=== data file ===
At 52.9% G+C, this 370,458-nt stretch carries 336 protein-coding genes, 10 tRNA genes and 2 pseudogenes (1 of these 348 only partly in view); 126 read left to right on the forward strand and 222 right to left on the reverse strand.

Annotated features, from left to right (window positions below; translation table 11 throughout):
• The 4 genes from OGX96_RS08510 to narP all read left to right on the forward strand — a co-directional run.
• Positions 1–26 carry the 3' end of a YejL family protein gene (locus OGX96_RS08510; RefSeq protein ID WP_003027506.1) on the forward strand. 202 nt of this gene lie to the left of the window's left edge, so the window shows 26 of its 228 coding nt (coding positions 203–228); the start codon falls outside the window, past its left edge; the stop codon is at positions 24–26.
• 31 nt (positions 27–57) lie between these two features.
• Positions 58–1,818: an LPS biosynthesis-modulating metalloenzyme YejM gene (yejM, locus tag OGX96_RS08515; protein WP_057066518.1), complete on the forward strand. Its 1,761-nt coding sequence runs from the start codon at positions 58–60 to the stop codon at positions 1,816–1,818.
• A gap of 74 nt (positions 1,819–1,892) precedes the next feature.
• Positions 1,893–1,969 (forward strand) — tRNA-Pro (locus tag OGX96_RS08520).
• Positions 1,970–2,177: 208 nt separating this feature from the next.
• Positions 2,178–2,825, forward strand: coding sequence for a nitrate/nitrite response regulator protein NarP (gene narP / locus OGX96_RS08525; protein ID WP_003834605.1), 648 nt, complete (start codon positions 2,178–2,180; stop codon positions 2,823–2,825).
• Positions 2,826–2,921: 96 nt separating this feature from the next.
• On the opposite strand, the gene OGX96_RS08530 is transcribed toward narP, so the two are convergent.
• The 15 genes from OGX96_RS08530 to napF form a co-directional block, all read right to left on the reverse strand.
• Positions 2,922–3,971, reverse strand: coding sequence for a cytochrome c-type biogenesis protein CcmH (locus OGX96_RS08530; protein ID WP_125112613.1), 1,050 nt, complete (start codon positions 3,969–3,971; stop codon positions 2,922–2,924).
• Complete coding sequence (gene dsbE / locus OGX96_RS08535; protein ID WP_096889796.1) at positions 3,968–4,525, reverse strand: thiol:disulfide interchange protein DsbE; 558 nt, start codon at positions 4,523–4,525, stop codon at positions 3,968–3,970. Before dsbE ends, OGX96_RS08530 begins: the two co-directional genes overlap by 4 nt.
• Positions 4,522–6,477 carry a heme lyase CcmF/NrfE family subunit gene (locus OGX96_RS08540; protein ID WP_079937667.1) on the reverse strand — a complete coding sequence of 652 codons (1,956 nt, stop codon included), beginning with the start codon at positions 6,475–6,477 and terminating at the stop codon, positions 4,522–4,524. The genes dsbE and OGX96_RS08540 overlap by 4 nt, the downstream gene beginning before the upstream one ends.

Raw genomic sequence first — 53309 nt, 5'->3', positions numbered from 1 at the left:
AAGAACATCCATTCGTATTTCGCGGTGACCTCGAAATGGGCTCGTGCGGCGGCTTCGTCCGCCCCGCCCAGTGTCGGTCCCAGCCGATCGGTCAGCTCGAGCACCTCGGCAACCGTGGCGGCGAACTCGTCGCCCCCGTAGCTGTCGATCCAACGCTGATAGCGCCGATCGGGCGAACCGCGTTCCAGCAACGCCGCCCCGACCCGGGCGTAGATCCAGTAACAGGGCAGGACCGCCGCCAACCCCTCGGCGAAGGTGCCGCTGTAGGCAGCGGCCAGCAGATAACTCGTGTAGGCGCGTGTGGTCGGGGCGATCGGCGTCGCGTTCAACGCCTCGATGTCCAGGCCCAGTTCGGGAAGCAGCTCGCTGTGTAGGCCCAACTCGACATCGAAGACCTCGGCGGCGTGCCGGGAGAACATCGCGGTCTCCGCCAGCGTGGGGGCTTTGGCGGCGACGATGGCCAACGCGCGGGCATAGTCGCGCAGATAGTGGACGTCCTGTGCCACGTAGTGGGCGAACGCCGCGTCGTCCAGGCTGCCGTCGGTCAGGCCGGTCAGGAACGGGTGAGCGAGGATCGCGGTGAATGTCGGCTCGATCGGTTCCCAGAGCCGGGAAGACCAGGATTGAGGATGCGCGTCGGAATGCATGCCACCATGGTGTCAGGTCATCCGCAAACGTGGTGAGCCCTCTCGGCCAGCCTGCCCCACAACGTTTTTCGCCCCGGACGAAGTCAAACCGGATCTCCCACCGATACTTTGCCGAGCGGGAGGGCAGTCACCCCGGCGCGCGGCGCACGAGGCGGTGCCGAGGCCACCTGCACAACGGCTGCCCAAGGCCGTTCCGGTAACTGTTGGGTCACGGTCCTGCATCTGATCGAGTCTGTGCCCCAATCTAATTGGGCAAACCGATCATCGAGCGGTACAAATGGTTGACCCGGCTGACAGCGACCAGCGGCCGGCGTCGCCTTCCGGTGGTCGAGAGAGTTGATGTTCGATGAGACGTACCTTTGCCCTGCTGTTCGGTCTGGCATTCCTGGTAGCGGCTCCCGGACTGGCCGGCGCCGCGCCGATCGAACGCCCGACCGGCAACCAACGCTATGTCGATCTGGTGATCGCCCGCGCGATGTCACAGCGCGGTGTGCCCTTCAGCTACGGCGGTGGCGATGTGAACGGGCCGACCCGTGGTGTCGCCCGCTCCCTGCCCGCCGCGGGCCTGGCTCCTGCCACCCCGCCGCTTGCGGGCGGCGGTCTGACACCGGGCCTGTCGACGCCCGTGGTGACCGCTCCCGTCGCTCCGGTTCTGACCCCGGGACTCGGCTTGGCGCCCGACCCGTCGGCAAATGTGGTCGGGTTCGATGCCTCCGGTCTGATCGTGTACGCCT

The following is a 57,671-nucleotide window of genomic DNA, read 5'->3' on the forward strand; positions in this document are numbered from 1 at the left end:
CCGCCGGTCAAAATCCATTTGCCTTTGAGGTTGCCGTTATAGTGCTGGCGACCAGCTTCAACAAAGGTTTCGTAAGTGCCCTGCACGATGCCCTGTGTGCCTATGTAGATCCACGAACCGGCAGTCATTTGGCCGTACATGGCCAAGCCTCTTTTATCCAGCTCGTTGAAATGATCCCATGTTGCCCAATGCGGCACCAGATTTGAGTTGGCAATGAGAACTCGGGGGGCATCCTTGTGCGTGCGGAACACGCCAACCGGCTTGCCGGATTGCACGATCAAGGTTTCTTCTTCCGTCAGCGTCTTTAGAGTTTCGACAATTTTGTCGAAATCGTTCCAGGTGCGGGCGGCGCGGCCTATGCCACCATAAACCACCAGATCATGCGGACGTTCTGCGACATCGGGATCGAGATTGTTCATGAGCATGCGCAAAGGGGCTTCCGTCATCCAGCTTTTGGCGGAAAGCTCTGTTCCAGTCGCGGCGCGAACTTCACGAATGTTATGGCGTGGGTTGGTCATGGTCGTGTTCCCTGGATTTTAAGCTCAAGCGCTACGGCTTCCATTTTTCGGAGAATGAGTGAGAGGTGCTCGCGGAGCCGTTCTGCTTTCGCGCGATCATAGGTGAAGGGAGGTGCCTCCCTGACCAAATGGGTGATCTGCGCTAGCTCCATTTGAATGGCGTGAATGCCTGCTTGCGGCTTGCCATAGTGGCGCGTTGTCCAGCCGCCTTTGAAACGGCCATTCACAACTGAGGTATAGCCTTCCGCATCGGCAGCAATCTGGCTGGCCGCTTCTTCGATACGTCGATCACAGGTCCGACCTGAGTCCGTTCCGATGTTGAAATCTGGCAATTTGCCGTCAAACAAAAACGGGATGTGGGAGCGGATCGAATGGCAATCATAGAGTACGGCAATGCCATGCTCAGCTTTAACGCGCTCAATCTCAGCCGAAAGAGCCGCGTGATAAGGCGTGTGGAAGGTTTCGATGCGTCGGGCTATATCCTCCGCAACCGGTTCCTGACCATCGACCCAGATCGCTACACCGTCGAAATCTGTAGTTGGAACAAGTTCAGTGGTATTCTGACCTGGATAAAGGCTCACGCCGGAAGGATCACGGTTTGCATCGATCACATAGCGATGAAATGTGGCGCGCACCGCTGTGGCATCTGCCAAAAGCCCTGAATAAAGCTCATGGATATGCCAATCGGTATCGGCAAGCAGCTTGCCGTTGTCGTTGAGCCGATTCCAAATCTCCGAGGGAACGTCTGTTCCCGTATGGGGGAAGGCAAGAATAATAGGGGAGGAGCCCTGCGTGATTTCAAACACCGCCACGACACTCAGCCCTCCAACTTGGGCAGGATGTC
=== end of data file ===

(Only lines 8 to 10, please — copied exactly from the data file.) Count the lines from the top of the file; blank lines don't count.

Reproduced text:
• Positions 1,893–1,969 (forward strand) — tRNA-Pro (locus tag OGX96_RS08520).
• Positions 1,970–2,177: 208 nt separating this feature from the next.
• Positions 2,178–2,825, forward strand: coding sequence for a nitrate/nitrite response regulator protein NarP (gene narP / locus OGX96_RS08525; protein ID WP_003834605.1), 648 nt, complete (start codon positions 2,178–2,180; stop codon positions 2,823–2,825).